Participants doubted Ecology would listen to their suggestions, so they didn’t give many. Dinicola made clear that everyone would be heard and put a premium on building consensus for the group’s recommendations. The cities and counties began accepting the fact that they had to do monitoring—and that the current approach was expensive and not very useful.
The stakeholders began engaging. They divided into subcommittees to tackle specific issues in more detail. They also periodically held large public meetings to capture a wider range of opinions.
They settled on two foundational ideas:
- The program needed to have independent funding that did not rely on state budgets. In the past, monitoring programs had started strong, gotten good results, then lost funding. To avoid this pitfall, the municipalities decided they’d pay dues to finance the effort.
- The program would hire contractors, often other agencies, to do the monitoring. That saves money by pooling their resources and creating uniform, comparable results. But cities and counties kept the option of doing their own research if they preferred.
Programs in Southern California and the San Francisco Bay area also pool their resources and monitoring work, Simmonds said, and Washington’s program is in many ways similar to these efforts.
While the monitoring program is facilitated by Ecology, it’s managed by the Pooled Resources Oversight Committee, the majority of whose members are city and county representatives.
Last fall, the largest stormwater permittees—including Seattle, Tacoma, and King and Snohomish counties—made initial payments to the program that totaled $70,000. This August, more than 90 Puget Sound area permittees will contribute almost $2.6 million for monitoring work.
In addition to collecting pollution data, the Stormwater Work Group wanted a program that would help them do something useful with the results. They wanted to identify what land use and stormwater infrastructure management strategies and outreach approaches work best for recovering the health of local water ways. They needed resources for finding and stopping pollution sources.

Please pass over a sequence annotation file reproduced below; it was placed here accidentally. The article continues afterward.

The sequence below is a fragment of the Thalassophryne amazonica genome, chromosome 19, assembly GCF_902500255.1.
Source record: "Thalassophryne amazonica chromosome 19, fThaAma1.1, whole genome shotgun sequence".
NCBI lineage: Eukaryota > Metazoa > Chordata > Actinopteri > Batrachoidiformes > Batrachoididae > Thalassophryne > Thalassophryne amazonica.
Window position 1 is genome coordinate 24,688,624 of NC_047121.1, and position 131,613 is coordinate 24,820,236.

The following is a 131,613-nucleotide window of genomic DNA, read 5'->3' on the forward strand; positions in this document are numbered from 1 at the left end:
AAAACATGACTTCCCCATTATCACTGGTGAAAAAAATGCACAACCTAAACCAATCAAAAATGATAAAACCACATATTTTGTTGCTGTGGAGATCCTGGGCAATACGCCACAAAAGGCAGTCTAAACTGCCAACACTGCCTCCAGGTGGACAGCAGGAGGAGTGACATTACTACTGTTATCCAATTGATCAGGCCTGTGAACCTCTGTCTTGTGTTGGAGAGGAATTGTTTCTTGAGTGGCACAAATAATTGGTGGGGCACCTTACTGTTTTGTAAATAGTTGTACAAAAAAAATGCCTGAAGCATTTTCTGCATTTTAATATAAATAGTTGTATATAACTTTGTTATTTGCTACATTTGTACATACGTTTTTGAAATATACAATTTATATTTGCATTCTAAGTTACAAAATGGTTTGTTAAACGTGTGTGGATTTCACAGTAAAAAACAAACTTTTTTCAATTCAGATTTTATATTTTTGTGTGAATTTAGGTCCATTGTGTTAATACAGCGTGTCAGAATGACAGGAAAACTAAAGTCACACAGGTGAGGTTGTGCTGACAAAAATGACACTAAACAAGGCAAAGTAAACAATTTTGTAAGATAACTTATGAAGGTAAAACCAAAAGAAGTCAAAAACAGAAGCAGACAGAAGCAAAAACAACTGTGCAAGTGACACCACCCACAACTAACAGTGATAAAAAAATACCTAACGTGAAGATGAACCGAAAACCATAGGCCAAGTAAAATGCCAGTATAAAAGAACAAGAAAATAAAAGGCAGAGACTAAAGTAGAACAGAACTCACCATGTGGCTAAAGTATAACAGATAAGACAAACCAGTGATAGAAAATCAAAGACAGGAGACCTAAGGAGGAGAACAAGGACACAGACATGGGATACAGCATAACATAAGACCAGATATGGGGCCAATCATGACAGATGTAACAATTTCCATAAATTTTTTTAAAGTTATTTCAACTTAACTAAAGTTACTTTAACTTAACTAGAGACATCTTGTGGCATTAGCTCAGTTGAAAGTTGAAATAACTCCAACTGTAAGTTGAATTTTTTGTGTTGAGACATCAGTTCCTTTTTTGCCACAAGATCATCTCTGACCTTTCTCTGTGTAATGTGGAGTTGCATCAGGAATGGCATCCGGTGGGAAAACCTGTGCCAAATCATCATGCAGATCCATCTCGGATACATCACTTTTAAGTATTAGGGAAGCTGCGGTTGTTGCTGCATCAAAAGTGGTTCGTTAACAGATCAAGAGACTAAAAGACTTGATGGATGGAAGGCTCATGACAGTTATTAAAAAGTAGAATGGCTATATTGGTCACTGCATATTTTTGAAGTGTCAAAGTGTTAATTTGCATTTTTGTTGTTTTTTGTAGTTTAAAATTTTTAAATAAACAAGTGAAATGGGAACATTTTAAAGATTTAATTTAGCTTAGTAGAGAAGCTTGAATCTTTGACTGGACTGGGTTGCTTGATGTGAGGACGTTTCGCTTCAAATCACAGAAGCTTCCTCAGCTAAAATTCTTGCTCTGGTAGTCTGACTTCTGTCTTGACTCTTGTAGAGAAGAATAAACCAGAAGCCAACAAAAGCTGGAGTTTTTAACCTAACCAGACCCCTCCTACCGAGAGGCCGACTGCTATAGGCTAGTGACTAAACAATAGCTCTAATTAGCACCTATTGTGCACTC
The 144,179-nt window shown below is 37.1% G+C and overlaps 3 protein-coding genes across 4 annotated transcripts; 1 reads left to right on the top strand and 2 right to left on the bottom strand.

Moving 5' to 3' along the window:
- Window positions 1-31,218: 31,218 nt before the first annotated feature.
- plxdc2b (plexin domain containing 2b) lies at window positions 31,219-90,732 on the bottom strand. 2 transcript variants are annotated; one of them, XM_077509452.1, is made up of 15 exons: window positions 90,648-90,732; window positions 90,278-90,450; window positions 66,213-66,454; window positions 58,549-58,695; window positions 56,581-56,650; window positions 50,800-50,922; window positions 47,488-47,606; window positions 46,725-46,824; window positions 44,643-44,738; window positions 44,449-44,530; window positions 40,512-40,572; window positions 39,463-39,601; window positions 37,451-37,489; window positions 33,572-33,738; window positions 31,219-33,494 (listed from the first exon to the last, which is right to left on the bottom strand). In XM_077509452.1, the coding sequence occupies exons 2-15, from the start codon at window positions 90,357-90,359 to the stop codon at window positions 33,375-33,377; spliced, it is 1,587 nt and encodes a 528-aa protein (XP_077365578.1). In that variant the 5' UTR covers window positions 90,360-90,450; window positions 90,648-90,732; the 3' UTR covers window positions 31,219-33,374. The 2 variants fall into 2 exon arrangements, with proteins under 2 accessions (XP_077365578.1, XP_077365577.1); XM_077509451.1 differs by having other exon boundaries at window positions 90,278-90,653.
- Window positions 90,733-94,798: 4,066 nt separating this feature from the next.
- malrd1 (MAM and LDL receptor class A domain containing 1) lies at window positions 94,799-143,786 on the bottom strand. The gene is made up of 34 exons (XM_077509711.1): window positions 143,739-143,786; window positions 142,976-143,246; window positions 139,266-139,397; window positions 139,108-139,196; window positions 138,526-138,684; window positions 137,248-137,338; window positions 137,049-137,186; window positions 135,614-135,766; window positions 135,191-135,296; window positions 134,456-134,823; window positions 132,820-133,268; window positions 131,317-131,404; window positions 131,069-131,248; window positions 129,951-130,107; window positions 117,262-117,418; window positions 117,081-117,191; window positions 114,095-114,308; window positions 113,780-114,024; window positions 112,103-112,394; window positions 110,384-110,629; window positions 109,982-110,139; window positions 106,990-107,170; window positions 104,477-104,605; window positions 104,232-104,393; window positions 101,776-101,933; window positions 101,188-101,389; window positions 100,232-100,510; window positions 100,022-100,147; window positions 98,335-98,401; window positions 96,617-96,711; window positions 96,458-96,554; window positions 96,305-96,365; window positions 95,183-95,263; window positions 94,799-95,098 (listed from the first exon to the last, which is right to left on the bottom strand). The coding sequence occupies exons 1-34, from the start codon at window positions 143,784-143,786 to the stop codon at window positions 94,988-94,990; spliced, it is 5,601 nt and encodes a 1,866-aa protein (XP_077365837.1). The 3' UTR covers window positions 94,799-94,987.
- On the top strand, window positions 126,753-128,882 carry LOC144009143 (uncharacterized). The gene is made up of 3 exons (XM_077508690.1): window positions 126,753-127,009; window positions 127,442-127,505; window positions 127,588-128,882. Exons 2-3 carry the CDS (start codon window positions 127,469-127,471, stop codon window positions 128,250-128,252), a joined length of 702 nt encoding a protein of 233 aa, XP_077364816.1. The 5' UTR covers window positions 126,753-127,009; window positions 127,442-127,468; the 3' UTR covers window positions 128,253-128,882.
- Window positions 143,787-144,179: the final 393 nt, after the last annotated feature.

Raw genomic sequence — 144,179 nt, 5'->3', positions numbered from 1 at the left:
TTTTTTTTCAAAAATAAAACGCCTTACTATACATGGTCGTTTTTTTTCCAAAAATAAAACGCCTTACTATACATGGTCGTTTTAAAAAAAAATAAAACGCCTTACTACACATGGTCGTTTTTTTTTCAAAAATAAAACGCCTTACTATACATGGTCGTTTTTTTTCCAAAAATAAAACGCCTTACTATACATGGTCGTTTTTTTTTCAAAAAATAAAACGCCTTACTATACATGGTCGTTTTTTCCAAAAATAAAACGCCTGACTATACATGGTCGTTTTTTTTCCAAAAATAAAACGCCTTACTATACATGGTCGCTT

They decided on a program with three components:
- Pollution monitoring in streams and nearshore waters in Puget Sound, including surveys of aquatic and marine life (this piece of the program goes by the name “status and trends monitoring”)
- Studies on the effectiveness of stormwater treatment strategies, public outreach, pollution control, and maintenance of stormwater infrastructure
- A database of illegal pollution dumping and information on how to identify pollutants and stop releases, called the Source Identification Information Repository (SIDIR)
“All three of these components will give us information we didn’t have before,” Dinicola said.
Permittees do have the option of fulfilling these requirements on their own, outside of the group. Pierce County, Bellingham, Redmond, and permittees in southwest Washington, for example, are doing their own monitoring programs and Tacoma is doing its own effectiveness work. These municipalities do not pay into the collective fund for these areas.
Testing the waters
Last August, the new stormwater permits with their monitoring requirements went into effect. The initial round of pollution monitoring will start January 2015 with the testing of 100 sites in Puget Sound area streams in urban and non-urban locations.
But first the group has hired US Geological Survey to physically visit 88 of the initial monitoring sites (12 are being tested by municipalities that are conducting this monitoring themselves) to make sure they are suitable locations.